Western Australian Premier Mark McGowan said he will be requesting the cap on hotel quarantine in the state be halved to 512 people a week.
“We are awaiting a response [from the federal government]. But we expect a positive reaction because, obviously, the pressure on our quarantine system sometimes results in these sorts of things occurring.
“We pay for these hotels; state governments cover the cost, not the Commonwealth.”
Mr. McGowan said test results are forthcoming after contact tracers uncovered 337 contacts linked to the Victorian man who contracted COVID-19 while in a state hotel quarantine facility.
A three-day lockdown has begun in the Perth and Peel regions after a leak in hotel quarantine. The lockdown is scheduled to end at midnight on Monday.
Anzac Day dawn services tomorrow will be canceled, and people must wear masks when leaving their homes.
The governing body of RSL branches in the state, the RSLWA, said it is disappointing that an outbreak has disrupted official services, but there are still plans to mark Anzac Day.
“We will be pushing very hard the Light at the Dawn driveway services, which happened last year and was very successful because no-one could go anywhere – and unfortunately, that is exactly what has happened this ANZAC Day,” said John McCourt, CEO of RSLWA.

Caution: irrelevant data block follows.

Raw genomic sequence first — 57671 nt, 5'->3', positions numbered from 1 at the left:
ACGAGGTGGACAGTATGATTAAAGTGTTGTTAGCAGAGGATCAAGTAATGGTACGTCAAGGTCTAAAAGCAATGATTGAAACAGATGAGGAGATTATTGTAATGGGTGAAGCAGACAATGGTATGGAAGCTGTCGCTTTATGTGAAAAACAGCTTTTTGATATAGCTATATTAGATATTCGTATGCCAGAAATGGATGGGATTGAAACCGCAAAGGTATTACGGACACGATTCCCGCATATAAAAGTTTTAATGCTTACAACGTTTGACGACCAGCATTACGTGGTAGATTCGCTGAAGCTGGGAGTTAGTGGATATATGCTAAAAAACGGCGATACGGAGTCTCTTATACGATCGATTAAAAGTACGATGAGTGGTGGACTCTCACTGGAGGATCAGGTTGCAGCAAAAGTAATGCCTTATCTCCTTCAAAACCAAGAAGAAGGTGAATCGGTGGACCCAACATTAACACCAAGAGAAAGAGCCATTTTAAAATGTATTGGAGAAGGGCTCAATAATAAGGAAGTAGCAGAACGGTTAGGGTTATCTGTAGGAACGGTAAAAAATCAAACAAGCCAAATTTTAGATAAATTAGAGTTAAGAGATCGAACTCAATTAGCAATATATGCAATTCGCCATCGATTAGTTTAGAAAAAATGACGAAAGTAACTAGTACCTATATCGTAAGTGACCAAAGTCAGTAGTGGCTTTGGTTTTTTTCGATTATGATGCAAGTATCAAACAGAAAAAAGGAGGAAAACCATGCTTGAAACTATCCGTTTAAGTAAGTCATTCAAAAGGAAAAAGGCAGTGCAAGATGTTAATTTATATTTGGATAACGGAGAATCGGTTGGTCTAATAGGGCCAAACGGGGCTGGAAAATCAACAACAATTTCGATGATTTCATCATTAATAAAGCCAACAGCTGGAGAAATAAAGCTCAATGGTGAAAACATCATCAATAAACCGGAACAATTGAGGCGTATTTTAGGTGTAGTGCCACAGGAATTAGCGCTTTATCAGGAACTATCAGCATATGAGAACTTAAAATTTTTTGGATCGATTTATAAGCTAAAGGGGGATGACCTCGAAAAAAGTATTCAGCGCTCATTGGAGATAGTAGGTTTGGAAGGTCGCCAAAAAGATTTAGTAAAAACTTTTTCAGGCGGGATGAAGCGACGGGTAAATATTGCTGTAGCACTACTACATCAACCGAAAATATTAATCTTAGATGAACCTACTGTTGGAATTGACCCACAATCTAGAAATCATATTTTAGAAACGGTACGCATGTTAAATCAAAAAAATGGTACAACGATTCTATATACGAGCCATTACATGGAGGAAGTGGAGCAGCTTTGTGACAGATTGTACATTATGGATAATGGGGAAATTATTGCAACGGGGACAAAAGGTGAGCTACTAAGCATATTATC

“They can converge in their driveway or balcony, or at the end of their farmgate; nod to their neighbors, light up a candle, and commemorate.”
Premier Mark McGowan said he hoped the lockdown would not need to be extended.
“This has been a rapidly evolving situation. I know it has been challenging, and I know it has been frustrating.
“But if we can all work together and do the right thing over the next few days, we’ll increase our chances of stopping the virus in its tracks.”
Hotel quarantine in WA under review
This week, documents released by the government identified Mercure as one of three hotels considered “high risk” for ventilation issues.
WA’s chief health officer received the report on April 8 and wrote to the premier last Friday advising that the Mercure should stop using.
The mother, who is six months pregnant, and her daughter at the Mercure returned positive tests that day.
The Mercure will soon no longer accommodate returned travelers, and the government will review the continued use of the other high-risk hotels.
Tests show the spread of the virus in hotel quarantine.
Genomic testing has confirmed the virus initially spread in the corridors of the Mercure Hotel from a couple who had returned from India.
A pregnant mother and her four-year-old daughter who stayed across the corridor tested positive and remained in quarantine at the hotel. A 54-year-old man, who tested positive upon arrival in Victoria, had been staying in an adjacent room. He spent his first night out of quarantine at the home of a friend, a Kardinya mother-of-two who has also tested positive.
Her children have returned negative tests.
The man visited locations throughout the city, including the popular tourist spot Kings Park, before leaving Perth on April 21. Victoria reported no new locally acquired cases on Saturday.